You sure you want to open up this can of worms? :-)
Here's the situation. There is no explicit mention of any such concept in the Torah, Talmud, or adressed by the Rambam, the Rosh, the Tur, or the Shulchan Aruch. The first time this really became an issue when during WWII when yeshiva students (notably those from Mir and Chachmei Lublin) relocated from Europe to Japan. They contacted various rabbis in Israel asking them where the dateline was, because they needed to know when to celebrate shabbat and various holidays.
They got two responses:
- The Chazon Ish based his opinion on a comment of the Baal Ha'Meor (Zerachiah ha-Levi of Girona). The Baal Ha'Meor had a story about kidush hachodesh, which didn't address the dateline directly, but did maintain that the day "started" 90 degrees east of Jerusalem. The Chazon Ish therefore calculated that the dateline is 90* east of Jlem, (about the 125th E meridian), but it also bends around land masses. This means that since it hits in the middle of the Asian land mass, it would bend and go along the coast of China. China and mainland Asia would be in the same halachic day (same side of the dateline) as the secular calendar would have you believe. The islands (Japan, the Philippines, etc.) would actually be on the other side of the dateline and would NOT be in the same day as the regular calendar would have you believe. In other words, according to the Chazon Ish, Sunday is shabbat in Japan.
- The second answer was from Yechiel Michel Tuchatzinsky, who maintained that since Jerusalem is the center of the world, the dateline must be 180* (exactly across from) Jerusalem, which would put it at about 144.8 W meridian. This is also the opinion of Yehuda Henkin, Moshe Feinstein, and Shlomo Zalman Auerbach, and Yosef Eliashiv.
Since that initial disagreement, there have been a few other opinions:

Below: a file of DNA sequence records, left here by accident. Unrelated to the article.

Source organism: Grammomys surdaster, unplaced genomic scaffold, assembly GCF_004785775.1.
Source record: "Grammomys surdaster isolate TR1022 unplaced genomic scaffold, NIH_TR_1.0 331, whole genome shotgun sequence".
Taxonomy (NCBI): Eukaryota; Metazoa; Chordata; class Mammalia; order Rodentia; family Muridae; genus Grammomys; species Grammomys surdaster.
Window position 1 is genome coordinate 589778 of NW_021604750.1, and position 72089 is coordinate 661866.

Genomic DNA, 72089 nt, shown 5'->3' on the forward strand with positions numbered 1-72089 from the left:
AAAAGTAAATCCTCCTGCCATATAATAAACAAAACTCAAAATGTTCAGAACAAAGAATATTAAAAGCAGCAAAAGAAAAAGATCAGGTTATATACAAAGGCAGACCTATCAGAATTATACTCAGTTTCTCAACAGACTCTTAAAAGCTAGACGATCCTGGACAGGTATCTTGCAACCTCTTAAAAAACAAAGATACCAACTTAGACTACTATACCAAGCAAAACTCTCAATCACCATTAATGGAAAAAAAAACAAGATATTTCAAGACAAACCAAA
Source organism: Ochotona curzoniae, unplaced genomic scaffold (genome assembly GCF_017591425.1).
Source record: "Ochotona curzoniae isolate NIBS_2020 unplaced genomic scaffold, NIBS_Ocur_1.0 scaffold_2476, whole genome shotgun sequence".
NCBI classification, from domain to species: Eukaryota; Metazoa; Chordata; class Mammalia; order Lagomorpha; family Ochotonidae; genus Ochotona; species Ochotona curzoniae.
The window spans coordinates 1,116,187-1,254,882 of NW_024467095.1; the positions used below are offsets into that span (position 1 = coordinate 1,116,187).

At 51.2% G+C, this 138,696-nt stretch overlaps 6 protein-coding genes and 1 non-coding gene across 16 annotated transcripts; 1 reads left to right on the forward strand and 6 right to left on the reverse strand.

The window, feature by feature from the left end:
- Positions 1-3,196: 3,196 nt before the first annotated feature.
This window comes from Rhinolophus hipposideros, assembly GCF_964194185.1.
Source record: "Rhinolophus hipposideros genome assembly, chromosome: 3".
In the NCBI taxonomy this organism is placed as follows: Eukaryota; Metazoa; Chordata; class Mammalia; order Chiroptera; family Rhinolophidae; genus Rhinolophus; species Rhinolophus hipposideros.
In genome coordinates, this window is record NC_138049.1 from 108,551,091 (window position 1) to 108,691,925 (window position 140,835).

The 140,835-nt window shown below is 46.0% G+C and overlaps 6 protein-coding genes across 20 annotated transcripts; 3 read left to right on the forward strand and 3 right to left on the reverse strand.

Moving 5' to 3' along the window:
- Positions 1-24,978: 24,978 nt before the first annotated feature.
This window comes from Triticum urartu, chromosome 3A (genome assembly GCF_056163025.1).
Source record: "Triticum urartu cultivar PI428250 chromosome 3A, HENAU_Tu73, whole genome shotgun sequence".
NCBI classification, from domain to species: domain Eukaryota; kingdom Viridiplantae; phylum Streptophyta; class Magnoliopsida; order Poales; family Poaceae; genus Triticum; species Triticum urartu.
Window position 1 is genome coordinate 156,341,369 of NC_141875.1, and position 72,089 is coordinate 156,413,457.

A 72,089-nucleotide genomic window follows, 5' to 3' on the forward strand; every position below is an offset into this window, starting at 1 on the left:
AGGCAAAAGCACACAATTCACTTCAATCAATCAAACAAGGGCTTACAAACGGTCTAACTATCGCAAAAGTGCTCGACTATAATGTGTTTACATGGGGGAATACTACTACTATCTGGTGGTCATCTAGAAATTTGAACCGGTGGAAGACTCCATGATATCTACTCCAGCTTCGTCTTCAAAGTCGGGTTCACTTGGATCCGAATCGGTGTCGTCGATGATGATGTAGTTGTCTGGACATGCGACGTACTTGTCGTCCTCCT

- Sefer ha'ibur - The center of the world is 23.5* or 24* east of Jlem, and then using the proof of the Baal Ha'meor, the dateline would be 90* east of that.
- Rav Isser Zalman Meltzer and Rav Tzvi Pesach Frank - there is no halachic dateline at all. It isn't mentioned in the talmud, tur, or shulchan aruch. Therefore people should just follow the secular international dateline.
- Rav Yonatan Shteif - the date is determined by tradition. If the day is traditionally Saturday, then that's the day shabbat is. The difference between this opinion and the one above is that if the dateline moved, Rav Shteif would say the halachic dateline would not.
- Rav David Shapiro - the line is 135* East of Jlem.
- Yonah Merzbach - take the easternmost point of Asia (the tip of Sibera by the Bering straight), and use that longitudinal line as the halachic dateline. This is about 170W
In terms of what happened historically, there are reports of yeshivas in Japan during the WWII period who kept shabbat on Sunday, although to avoid maarit ayin (looking like they were violating shabbat), they also refrained from melacha on Saturday, even if they did the weekday davening and put on tefilin. However this is a historic anomaly. Jewish communities in the affected areas (Japan, Hawaii, etc.) have always kept shabbat on Saturday, essentially following the opinion of Rav Isser Zalman Meltzer and Tzvi Pesach Frank.
That enough for you? If you want more, I suggest "the dateline in halacha" by Zalman Tropper in English, or תאריך ישראל in Hebrew.